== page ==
Open Application OER Grant Project Updates

By | March 6, 2024

The 2023-25 OER grant cohort is under way and has saved about 1900 students an estimated $290,000 since July 2023. The cohort represents 24 different projects to adopt, adapt, and create OER for courses at 15 institutions. Congratulations grantees!

Technical Mathematics

Morgan Chase, a part-time math instructor at Clackamas Community College, is very close to releasing the second edition of his open textbook Technical Mathematics. All content revisions have been made, and at the time of this writing he was working on the final layout of the print version, fiddling with image sizes and page breaks. The first edition of Morgan’s book is in use at colleges in at least five U.S. states and one Canadian province, as well as local high schools in the Oregon City area. Morgan’s next project idea is to contact CTE instructors at other Oregon colleges about adapting the OER for their needs.

Между нами

Lara Ravitch, an instructor in Russian, East European, and Eurasian Studies at University of Oregon, presented at the Fall 2023 Confederation in Oregon for Foreign Language Teaching Conference. Her presentation, Designing OER with DEIA in Mind, highlights resources for finding diverse openly-licensed images. Lara’s grant creates ancillaries to accompany Между нами for second-year Russian.

The materials are being used as daily slides in Russian language classes to support comprehensibility, scaffold routines, and increase diversity and representation. Comprehensibility is supported by icons for classroom tasks, such as page numbers, or dialogue bubbles. Classroom routines for weather, day/date, and conversation are conducted through immersion using visual prompts. Representation is increased by images of diverse Russian speakers and learners.

10 Inventions that Changed the World

Tim Krause, ESOL Instructor at Portland Community College, writes:

Santiago and I completed our pilot of 10 Inventions that Changed the World last fall, and the materials are now published for others to use. Its STEM focus allowed us to really make a reading class more active and hands-on than ever — a reading laboratory, if you will! Even our final exams were in the form of a science fair. I don’t know that this approach would be possible in a commercial textbook, and so an OER gave us the freedom to experiment (pun intended) with the form and challenge expectations of what an effective and engaging reading textbook can be.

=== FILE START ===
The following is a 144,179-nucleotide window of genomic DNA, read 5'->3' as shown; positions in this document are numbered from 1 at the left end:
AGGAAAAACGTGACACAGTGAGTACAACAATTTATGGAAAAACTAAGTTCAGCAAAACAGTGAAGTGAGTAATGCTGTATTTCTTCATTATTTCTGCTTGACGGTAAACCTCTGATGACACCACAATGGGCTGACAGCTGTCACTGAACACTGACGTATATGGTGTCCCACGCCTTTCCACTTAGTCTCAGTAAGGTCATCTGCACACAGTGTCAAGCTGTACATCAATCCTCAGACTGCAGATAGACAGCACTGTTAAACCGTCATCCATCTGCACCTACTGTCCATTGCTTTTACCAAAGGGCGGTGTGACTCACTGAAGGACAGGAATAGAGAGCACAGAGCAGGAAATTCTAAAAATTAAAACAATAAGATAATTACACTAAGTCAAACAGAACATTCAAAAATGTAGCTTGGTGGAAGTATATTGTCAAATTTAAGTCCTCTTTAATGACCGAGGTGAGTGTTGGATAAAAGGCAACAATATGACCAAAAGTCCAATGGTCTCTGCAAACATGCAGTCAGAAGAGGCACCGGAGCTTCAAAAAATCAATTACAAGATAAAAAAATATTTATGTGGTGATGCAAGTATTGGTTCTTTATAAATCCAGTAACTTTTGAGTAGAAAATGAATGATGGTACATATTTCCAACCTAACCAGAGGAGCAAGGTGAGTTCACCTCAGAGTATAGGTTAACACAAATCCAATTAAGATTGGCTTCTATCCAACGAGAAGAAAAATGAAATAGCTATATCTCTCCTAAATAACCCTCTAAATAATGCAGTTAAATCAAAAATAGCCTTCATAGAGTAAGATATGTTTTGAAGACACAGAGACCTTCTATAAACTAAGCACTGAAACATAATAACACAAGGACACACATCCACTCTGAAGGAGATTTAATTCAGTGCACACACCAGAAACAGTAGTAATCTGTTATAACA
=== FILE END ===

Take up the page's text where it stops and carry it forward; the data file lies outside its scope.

Santiago Gustin, ESOL Instructor at Portland Community College, concurs:

I’d just like to reiterate what Tim mentioned. This OER definitely allowed students to take a more active and engaging stance towards their development of reading skills. The hands-on approach that the textbook provides makes it fun and interesting for students to learn academic skills while learning content that is limited to mainstream classes or STEM courses in other departments.


Stéphanie Roulon, faculty in the Department of World Languages and Literatures at Portland State University, and GG Blattner, faculty in the Dept. of Languages, Linguistics and Comparative Literature at Florida Atlantic University, launched a social media campaign to promote their OER: What can you do with #OnYGo. They presented their ongoing work on #OnYGo at the 2024 Language OER Conference sponsored by the Open Language Resource Center at the University of Kansas.

First Year Seminar

Melissa Kelly, faculty in the Department of Biology at Western Oregon University, writes:

This spring at Western Oregon, I will be revamping my FYS: 207 (First Year Seminar) class by including OpenStax College Success as part of our coursework. The class focuses on information literacy in science, but also has a large focus on how to be successful in college. This textbook will be the perfect framework for many big questions in college, such as how to study, and also harder-to-pinpoint issues like finding the “hidden curriculum” in a course, all without costing my students any money.

Mostly Harmless Statistics

Rachel Webb, faculty in the Fariborz Maseeh Department of Mathematics & Statistics at Portland State University, writes:

Embark on your statistical journey with confidence! I am thrilled to unveil my latest open-source text: Mostly Harmless Elementary Statistics – a comprehensive yet accessible textbook designed to make statistics engaging and understandable for all.

What’s Inside?

  • ADA accessible and relevant content
  • Aligned with the American Statistical Association’s GAISE guidelines
  • Aligned with Oregon’s HECC’s STAT 243z course guidelines
  • Packed with real-life examples for practical understanding
  • User-friendly narrative style for easy comprehension

Free Resources Galore! Visit to download your free copy of the textbook, formula packet, and accompanying student solution manual. Instructor’s manual and MyOpenMath problem bank for additional practice problems available by emailing Rachel Webb. Please provide website URL with your instructor credentials for instructor verification.

What’s New? This edition is tailored to meet the 2023 Oregon Higher Education Coordinating Committee’s transfer policy, featuring over 120 new homework questions and updated content. Whether you’re just starting your statistical journey or seeking a refresher, Mostly Harmless Elementary Statistics has got you covered. Don’t miss out on this opportunity to master the fundamentals of statistics in a fun and accessible way. Get your copy today and empower yourself with statistical knowledge!